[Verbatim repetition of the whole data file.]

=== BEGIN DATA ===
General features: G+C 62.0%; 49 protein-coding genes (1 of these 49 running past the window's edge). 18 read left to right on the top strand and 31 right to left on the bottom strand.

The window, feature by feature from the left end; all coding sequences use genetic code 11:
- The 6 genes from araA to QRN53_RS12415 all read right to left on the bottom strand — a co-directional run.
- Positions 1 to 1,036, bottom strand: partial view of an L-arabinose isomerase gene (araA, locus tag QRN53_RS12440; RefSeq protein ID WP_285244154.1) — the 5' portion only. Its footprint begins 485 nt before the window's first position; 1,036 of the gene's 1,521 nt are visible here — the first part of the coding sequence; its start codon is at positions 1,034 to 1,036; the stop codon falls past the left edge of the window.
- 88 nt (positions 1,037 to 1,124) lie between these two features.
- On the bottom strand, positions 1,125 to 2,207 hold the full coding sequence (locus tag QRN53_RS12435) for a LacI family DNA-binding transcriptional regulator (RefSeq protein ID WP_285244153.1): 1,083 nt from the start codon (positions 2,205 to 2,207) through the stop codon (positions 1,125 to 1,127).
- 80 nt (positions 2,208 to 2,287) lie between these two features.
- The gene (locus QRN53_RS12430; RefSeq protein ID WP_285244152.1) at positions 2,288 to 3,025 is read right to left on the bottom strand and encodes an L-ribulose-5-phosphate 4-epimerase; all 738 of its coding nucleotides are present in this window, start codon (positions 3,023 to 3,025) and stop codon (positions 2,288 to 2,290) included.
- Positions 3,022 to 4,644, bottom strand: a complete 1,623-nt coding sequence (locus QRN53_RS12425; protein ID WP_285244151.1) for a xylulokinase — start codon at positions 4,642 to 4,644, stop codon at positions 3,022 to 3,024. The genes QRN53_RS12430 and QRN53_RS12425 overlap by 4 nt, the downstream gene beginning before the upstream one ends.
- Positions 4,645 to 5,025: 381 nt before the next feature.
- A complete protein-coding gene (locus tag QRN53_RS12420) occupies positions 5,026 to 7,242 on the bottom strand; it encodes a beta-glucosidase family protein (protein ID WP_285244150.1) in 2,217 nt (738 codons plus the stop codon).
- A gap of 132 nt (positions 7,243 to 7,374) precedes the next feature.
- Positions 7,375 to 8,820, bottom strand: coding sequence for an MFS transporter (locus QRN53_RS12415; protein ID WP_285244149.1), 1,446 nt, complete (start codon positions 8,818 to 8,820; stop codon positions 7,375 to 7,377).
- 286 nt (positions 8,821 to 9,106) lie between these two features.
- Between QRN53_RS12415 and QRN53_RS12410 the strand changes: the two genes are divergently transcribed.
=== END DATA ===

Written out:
General features: G+C 62.0%; 49 protein-coding genes (1 of these 49 running past the window's edge). 18 read left to right on the top strand and 31 right to left on the bottom strand.

The window, feature by feature from the left end; all coding sequences use genetic code 11:
- The 6 genes from araA to QRN53_RS12415 all read right to left on the bottom strand — a co-directional run.
- Positions 1 to 1,036, bottom strand: partial view of an L-arabinose isomerase gene (araA, locus tag QRN53_RS12440; RefSeq protein ID WP_285244154.1) — the 5' portion only. Its footprint begins 485 nt before the window's first position; 1,036 of the gene's 1,521 nt are visible here — the first part of the coding sequence; its start codon is at positions 1,034 to 1,036; the stop codon falls past the left edge of the window.
- 88 nt (positions 1,037 to 1,124) lie between these two features.
- On the bottom strand, positions 1,125 to 2,207 hold the full coding sequence (locus tag QRN53_RS12435) for a LacI family DNA-binding transcriptional regulator (RefSeq protein ID WP_285244153.1): 1,083 nt from the start codon (positions 2,205 to 2,207) through the stop codon (positions 1,125 to 1,127).
- 80 nt (positions 2,208 to 2,287) lie between these two features.
- The gene (locus QRN53_RS12430; RefSeq protein ID WP_285244152.1) at positions 2,288 to 3,025 is read right to left on the bottom strand and encodes an L-ribulose-5-phosphate 4-epimerase; all 738 of its coding nucleotides are present in this window, start codon (positions 3,023 to 3,025) and stop codon (positions 2,288 to 2,290) included.
- Positions 3,022 to 4,644, bottom strand: a complete 1,623-nt coding sequence (locus QRN53_RS12425; protein ID WP_285244151.1) for a xylulokinase — start codon at positions 4,642 to 4,644, stop codon at positions 3,022 to 3,024. The genes QRN53_RS12430 and QRN53_RS12425 overlap by 4 nt, the downstream gene beginning before the upstream one ends.
- Positions 4,645 to 5,025: 381 nt before the next feature.
- A complete protein-coding gene (locus tag QRN53_RS12420) occupies positions 5,026 to 7,242 on the bottom strand; it encodes a beta-glucosidase family protein (protein ID WP_285244150.1) in 2,217 nt (738 codons plus the stop codon).
- A gap of 132 nt (positions 7,243 to 7,374) precedes the next feature.
- Positions 7,375 to 8,820, bottom strand: coding sequence for an MFS transporter (locus QRN53_RS12415; protein ID WP_285244149.1), 1,446 nt, complete (start codon positions 8,818 to 8,820; stop codon positions 7,375 to 7,377).
- 286 nt (positions 8,821 to 9,106) lie between these two features.
- Between QRN53_RS12415 and QRN53_RS12410 the strand changes: the two genes are divergently transcribed.